It’s been more than 250 years since John Joseph Merlin invented the roller skate. Considering that there were no cement sidewalks, asphalt streets or concrete half-pipes in 1760, then one can only assume Mr. Merlin’s intention was to commit suicide.
Hmmm, running myself into a wall at full speed probably won’t do the me in. But maybe if I was rolling down a hill..?!?
I thought about this during a recent trip to Eugene, which is the closest big city to us and home to many University of Oregon students who roller skate through downtown. They do this as a way to leave a smaller carbon footprint, which is ironic considering I go through twice as much carbon in my brake pads by trying to avoid hitting them in traffic. Don’t get me wrong. I’m not a roller-skate prude shaking his fist at a generation of whippersnappers with their fancy moves and ibuprofen-free flexibility. In fact, it wasn’t long ago (Okay, 10 years *cough cough*) I was lacing up my own skates in a show of dexterity rivaling any speed-skating Olympian suffering a leg cramp at 40 mph.
In this instance, a friend had asked for my help with a skate party for his daughter — a sweet, thoughtful seven-year-old whose vocabulary didn’t yet include terms like “compound fracture” or “hip replacement.”
After getting skates for ourselves and her friends, we discovered that the rink also had skates small enough to fit my then two-year-old son, transforming him into what was essentially a human bowling ball. With a little practice, he became an effective tool for humbling even the most accomplished skater.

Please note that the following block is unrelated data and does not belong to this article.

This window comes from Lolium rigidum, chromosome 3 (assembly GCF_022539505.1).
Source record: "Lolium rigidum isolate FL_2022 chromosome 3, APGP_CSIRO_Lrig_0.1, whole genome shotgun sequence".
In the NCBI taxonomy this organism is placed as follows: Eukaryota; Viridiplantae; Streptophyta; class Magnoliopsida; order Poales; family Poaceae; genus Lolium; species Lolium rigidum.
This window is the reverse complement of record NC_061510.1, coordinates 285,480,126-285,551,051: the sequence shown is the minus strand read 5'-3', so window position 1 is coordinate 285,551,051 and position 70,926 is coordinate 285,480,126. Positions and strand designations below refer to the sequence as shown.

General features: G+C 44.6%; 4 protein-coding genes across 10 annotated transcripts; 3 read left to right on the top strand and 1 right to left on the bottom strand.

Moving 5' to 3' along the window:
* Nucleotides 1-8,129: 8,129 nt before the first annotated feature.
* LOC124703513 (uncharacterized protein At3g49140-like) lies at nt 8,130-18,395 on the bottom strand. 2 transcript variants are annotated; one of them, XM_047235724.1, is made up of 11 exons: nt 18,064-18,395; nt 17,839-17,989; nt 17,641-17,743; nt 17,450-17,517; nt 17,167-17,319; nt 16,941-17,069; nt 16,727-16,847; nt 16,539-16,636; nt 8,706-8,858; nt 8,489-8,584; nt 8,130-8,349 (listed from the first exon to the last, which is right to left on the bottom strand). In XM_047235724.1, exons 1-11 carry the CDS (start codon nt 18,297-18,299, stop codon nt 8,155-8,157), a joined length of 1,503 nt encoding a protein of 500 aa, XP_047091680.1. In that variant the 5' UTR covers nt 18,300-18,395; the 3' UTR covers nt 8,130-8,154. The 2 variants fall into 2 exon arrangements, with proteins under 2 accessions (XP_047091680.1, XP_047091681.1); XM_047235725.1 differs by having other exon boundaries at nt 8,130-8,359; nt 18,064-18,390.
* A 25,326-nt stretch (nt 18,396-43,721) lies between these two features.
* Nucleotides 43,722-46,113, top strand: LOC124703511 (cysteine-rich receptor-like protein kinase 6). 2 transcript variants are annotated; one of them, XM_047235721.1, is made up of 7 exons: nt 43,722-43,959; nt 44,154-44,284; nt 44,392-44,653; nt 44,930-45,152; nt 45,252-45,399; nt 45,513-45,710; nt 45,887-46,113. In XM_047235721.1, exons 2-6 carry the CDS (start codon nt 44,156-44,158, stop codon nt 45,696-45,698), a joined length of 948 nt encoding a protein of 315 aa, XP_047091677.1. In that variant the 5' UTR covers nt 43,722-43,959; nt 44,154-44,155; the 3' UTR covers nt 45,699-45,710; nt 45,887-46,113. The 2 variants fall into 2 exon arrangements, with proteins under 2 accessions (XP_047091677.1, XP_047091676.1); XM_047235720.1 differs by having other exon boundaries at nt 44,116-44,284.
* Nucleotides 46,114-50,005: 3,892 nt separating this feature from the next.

However, as we feared, my friend and I were eventually asked to stop rolling my son like a smart missile and actually go out onto the skating area — something that, at first, resembled a pair of blindfolded chimps searching for bananas along the walls of the rink. To our surprise, we quickly discovered that roller skating is just like riding a bike: Once you’ve learned how, the more likely it is you’ll get cocky and run into a post. Which isn’t to say that we weren’t able to regain at least some of our former skating prowess. At one point, I began free skating in an impressive display of grace and speed that left my friend in awe.
Unfortunately, it also left a group of small children too frightened to return to the rink, and scarred by the image of a faceless man grabbing at them in order to maintain his balance.
Naturally, it was about this time I realized my son needed a diaper change.
If you’ve never performed a diaper change in roller skates, you’re missing out on one of life’s great experiences, just like riding your bike into a parked car or almost making your victory leap over a tennis net. That’s because aside from the normal challenges that accompany changing a squirmy child, there is the fact that, at any second, you could find yourself under the changing table doing the splits — something that, as far as I know, has only been attempted by Jackie Chan.
The fact that I’m here to tell you the story proves I was successful; the fact that I went from singing baritone to soprano should tell you to which degree. For example, a decade later my wife knows when I’ve had one too many drinks because I start involuntarily doing the splits during conversation.
I also can’t watch any kind of Olympic skating event without a bag of cold peas on my lap.
Does that mean I regret some of the riskier things I’ve done? Or continue to do as a volunteer firefighter?
Of course not.
Sometimes to get the most out of life you have to stretch yourself…
Ned is a syndicated humor columnist for News Media Corporation. His first book, Humor at the Speed of Life, available from Port Hole Publishing, Amazon Books, Barnes and Noble or the trunk of Ned’s car!